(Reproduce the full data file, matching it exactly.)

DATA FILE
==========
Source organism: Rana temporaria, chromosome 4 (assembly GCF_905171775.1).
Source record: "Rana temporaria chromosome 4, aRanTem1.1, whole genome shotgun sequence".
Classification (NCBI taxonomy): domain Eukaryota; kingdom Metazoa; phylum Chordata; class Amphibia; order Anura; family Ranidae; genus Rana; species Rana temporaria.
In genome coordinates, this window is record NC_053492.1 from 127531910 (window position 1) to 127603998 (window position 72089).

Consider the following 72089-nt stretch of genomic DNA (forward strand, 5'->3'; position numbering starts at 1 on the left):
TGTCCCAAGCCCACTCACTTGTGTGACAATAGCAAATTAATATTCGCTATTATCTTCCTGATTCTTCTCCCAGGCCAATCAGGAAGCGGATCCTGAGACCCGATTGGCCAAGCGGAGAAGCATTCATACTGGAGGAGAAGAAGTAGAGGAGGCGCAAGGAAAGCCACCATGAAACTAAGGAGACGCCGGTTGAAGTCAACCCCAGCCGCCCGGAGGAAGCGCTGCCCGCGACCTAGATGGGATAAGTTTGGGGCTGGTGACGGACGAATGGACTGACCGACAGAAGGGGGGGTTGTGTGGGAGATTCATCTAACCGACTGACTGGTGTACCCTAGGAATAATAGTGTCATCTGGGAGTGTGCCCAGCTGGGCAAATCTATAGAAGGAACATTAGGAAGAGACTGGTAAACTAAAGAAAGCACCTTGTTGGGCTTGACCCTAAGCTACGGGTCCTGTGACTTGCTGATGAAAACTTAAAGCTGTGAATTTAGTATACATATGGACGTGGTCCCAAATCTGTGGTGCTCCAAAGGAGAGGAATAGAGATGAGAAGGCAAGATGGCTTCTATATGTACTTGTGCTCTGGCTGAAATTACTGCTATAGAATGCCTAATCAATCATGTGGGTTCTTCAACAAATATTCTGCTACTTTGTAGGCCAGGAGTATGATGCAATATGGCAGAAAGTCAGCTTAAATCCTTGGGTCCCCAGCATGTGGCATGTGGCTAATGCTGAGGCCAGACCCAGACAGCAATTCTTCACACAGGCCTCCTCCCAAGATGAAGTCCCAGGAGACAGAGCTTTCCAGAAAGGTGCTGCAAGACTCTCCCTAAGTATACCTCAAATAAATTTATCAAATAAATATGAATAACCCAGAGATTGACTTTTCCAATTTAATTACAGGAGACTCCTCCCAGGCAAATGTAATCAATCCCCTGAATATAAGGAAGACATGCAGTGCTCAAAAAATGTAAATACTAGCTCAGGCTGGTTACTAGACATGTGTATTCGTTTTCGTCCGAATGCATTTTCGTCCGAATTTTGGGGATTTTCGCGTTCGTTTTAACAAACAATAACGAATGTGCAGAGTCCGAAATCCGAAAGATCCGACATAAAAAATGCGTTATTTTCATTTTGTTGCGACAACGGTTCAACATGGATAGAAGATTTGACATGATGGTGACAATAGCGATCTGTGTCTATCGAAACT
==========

Source organism: Rana temporaria, chromosome 4 (assembly GCF_905171775.1).
Source record: "Rana temporaria chromosome 4, aRanTem1.1, whole genome shotgun sequence".
Classification (NCBI taxonomy): domain Eukaryota; kingdom Metazoa; phylum Chordata; class Amphibia; order Anura; family Ranidae; genus Rana; species Rana temporaria.
In genome coordinates, this window is record NC_053492.1 from 127531910 (window position 1) to 127603998 (window position 72089).

Consider the following 72089-nt stretch of genomic DNA (forward strand, 5'->3'; position numbering starts at 1 on the left):
TGTCCCAAGCCCACTCACTTGTGTGACAATAGCAAATTAATATTCGCTATTATCTTCCTGATTCTTCTCCCAGGCCAATCAGGAAGCGGATCCTGAGACCCGATTGGCCAAGCGGAGAAGCATTCATACTGGAGGAGAAGAAGTAGAGGAGGCGCAAGGAAAGCCACCATGAAACTAAGGAGACGCCGGTTGAAGTCAACCCCAGCCGCCCGGAGGAAGCGCTGCCCGCGACCTAGATGGGATAAGTTTGGGGCTGGTGACGGACGAATGGACTGACCGACAGAAGGGGGGGTTGTGTGGGAGATTCATCTAACCGACTGACTGGTGTACCCTAGGAATAATAGTGTCATCTGGGAGTGTGCCCAGCTGGGCAAATCTATAGAAGGAACATTAGGAAGAGACTGGTAAACTAAAGAAAGCACCTTGTTGGGCTTGACCCTAAGCTACGGGTCCTGTGACTTGCTGATGAAAACTTAAAGCTGTGAATTTAGTATACATATGGACGTGGTCCCAAATCTGTGGTGCTCCAAAGGAGAGGAATAGAGATGAGAAGGCAAGATGGCTTCTATATGTACTTGTGCTCTGGCTGAAATTACTGCTATAGAATGCCTAATCAATCATGTGGGTTCTTCAACAAATATTCTGCTACTTTGTAGGCCAGGAGTATGATGCAATATGGCAGAAAGTCAGCTTAAATCCTTGGGTCCCCAGCATGTGGCATGTGGCTAATGCTGAGGCCAGACCCAGACAGCAATTCTTCACACAGGCCTCCTCCCAAGATGAAGTCCCAGGAGACAGAGCTTTCCAGAAAGGTGCTGCAAGACTCTCCCTAAGTATACCTCAAATAAATTTATCAAATAAATATGAATAACCCAGAGATTGACTTTTCCAATTTAATTACAGGAGACTCCTCCCAGGCAAATGTAATCAATCCCCTGAATATAAGGAAGACATGCAGTGCTCAAAAAATGTAAATACTAGCTCAGGCTGGTTACTAGACATGTGTATTCGTTTTCGTCCGAATGCATTTTCGTCCGAATTTTGGGGATTTTCGCGTTCGTTTTAACAAACAATAACGAATGTGCAGAGTCCGAAATCCGAAAGATCCGACATAAAAAATGCGTTATTTTCATTTTGTTGCGACAACGGTTCAACATGGATAGAAGATTTGACATGATGGTGACAATAGCGATCTGTGTCTATCGAAACT